February 12th, 2016

Sharp, the leading international provider of healthcare services, is pleased to welcome the Delegated Regulation to complement the Falsified Medicines Directive (Directive 2011/62/EU) (FMD) published this week in the Official Journal of the European Union.

The aim of the directive is to reduce the occasions on which falsified medicines enter the legitimate supply chain.

Sales of counterfeit medicines are one of the most dangerous aspects of the worldwide trade in forged products. World Health Organisation (WHO) figures show that counterfeits account for one percent of drug sales in developed countries and up to seven times that figure in the developing world.

The delegated Act on Safety Features will address these issues. Coming into force in Europe as of 9th February 2019, the Act includes safety features; (i) a unique identifier (UI) consisting of a 14 digit global product number, Serial Number, Lot Number, Expiry Date, National Reimbursement Number carried by a 2-D barcode and (ii) an anti-tampering device (ATD) on the packaging of prescription medicines and certain non-prescription medicines for the purposes of authentication and identification. This legislation will be enforced for all prescription medicines, with some exceptions.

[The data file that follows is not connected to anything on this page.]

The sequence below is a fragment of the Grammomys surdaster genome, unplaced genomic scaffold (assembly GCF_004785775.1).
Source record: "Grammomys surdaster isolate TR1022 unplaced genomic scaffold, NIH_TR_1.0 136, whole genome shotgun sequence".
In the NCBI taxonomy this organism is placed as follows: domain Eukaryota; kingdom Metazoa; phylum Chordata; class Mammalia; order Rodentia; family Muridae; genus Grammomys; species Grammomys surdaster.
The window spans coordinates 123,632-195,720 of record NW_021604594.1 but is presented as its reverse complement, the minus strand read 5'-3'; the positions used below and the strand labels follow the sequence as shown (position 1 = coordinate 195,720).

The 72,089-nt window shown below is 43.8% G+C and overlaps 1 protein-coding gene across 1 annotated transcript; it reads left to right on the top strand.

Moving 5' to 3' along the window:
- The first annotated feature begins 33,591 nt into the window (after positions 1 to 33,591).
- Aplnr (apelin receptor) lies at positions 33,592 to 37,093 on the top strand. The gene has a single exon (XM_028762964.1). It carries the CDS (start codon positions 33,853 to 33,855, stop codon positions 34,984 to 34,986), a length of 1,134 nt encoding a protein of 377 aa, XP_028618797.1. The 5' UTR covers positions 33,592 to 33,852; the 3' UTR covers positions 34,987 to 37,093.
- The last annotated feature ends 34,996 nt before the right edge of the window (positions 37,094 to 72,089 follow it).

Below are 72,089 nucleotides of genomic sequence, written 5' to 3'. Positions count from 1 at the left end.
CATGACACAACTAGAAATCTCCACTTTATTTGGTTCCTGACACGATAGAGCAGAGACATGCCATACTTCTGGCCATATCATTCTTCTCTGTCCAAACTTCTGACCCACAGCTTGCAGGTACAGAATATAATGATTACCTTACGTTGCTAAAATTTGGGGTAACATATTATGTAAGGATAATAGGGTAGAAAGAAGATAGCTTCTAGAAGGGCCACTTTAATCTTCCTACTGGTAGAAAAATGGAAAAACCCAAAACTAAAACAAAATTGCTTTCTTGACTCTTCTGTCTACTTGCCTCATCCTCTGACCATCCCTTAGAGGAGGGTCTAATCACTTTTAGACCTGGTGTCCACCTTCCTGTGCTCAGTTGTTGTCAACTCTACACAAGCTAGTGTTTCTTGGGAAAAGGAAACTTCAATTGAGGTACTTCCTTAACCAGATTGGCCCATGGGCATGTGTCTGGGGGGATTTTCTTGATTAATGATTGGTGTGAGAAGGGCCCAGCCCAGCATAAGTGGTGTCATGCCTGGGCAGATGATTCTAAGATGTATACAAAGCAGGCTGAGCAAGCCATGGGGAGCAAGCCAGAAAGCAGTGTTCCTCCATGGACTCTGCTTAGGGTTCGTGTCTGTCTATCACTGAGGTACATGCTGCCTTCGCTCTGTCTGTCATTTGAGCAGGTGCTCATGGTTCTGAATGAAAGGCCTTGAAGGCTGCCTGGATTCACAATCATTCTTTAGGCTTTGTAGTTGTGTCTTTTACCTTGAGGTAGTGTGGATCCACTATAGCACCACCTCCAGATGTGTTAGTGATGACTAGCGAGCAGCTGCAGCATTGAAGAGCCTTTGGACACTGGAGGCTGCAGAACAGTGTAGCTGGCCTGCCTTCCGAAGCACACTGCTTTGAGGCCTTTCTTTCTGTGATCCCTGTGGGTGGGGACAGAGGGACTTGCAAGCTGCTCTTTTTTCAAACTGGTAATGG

Commenting on the announcement, Rick Seibert, Senior Vice President Project Management & Technology Services at Sharp, said:

Sharp welcomes the new FMD regulations and is well-positioned to support companies in meeting this directive through their serialization requirements. Our expertise and track record in this area, investment to date, and future access to capital leaves us well placed to accommodate the new legislation.

“Having already been engaged in the serialization of individual unit dose pharmaceutical products for over eight years, I am convinced that our service exceeds the standards called for by the directive. It is crucial that patients are protected from falsified medicines and recalled products. Now that the deadline for enforcement has been set, we strongly urge companies to prepare for this and bear in mind the scale and cost of the task ahead.”

Sharp has serialized over two billion units of pharmaceutical products from their US and EU packaging facilities and currently has over 40 serialization projects running with customers across several international serialization legislations including the US, Europe, South Korea and China. Additionally, Sharp is rapidly expanding a rollout program based on the company’s expertise and use of proven software solutions.